By Michael Hill
Aubrey Feller bought a house in Keyport nine years ago.
She recently contacted MovingRelocation.com to move back to New York.
Aubrey says her property taxes inexplicably have risen from $5,000 to nearly $8,000.
“I have no idea because we haven’t made any improvements to the house. Matter fact my house is worth less than what it was when I purchased it a lot less, half of what I paid for it,” said Feller.
Feller was not among the 800 New Jerseyans in the Monmouth University poll showing half of those surveyed want to leave New Jersey because of high property taxes and the high cost of living.
For years and even decades, the New Jersey State League of Municipalities has been urging state lawmakers to deal with rising property taxes here, but the issue has eluded real reforms. So the past 10 years the league has been calling for citizens to take action.
“In New Jersey, the property tax accounts for 98 percent of all revenues that municipalities have at their disposal to pay for the broad spectrum of programs and services that they are required to pay for under law. That’s way out of whack,” said New Jersey State League of Municipalities Executive Director William Dressel.
“There is a problem and I say that since everything else has failed, engage the public in a citizens convention. Let the people who paid the bills make decisions as to how we’re going to fund government,” Dressel said.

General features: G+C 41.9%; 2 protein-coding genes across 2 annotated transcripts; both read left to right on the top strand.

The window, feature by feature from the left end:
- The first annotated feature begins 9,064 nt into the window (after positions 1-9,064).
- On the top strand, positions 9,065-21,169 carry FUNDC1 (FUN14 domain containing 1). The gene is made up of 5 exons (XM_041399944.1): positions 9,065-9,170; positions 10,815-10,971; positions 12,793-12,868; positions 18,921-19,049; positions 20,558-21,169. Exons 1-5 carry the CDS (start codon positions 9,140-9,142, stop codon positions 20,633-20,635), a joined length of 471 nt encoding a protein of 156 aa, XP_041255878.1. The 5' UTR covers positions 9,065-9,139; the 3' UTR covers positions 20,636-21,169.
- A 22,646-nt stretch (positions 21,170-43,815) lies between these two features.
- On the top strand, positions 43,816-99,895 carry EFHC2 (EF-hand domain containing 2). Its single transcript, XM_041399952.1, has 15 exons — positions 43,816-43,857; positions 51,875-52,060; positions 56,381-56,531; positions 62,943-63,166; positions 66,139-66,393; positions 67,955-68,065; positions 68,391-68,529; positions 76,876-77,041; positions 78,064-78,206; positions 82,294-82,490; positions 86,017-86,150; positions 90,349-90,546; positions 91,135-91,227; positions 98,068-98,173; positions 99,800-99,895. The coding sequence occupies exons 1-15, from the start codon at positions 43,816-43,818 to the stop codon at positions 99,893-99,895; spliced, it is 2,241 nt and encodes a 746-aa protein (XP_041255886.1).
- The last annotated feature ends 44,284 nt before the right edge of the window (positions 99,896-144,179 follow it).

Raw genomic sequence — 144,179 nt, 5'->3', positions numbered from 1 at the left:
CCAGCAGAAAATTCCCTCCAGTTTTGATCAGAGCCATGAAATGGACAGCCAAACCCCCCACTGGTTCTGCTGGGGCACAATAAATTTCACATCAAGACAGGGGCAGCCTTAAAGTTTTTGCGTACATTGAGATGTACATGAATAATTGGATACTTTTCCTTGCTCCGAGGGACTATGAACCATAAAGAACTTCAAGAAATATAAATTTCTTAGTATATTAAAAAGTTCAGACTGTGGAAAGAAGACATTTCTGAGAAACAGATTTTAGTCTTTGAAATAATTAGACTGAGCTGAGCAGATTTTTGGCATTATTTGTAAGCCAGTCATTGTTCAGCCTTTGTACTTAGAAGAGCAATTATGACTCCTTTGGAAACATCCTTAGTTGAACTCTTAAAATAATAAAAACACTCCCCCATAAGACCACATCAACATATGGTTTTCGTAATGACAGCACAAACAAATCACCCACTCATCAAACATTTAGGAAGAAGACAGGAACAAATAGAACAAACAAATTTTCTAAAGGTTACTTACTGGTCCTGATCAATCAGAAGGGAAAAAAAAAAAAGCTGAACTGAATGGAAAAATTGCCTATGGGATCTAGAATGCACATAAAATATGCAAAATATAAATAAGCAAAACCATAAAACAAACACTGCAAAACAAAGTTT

“I hope it’s a wake up call to my colleagues on both sides of the aisle,” said Assemblyman Anthony Bucco.
Deputy Assembly Republican leader Bucco says the issue goes beyond just property taxes. He’s sponsored a bill that targets New Jersey’s estate tax — to raise the threshold from $675,000 to $5 million.
“The wealthy have the ability to hire accountants, hire lawyers to shelter their income. They have the ability to move if they need to, so that they can avoid some of these taxes. It’s the middle class tax payer that really gets hit the hardest,” said Bucco.
“To get at the knob of the issue, there is not a real will to deal with that. Or if there would have been we wouldn’t be having this interview as we speak,” said Dressel.
Dressel says what will happen next with property taxes relies on citizens because lawmakers have not shown the will to address New Jersey’s highest in the land property taxes.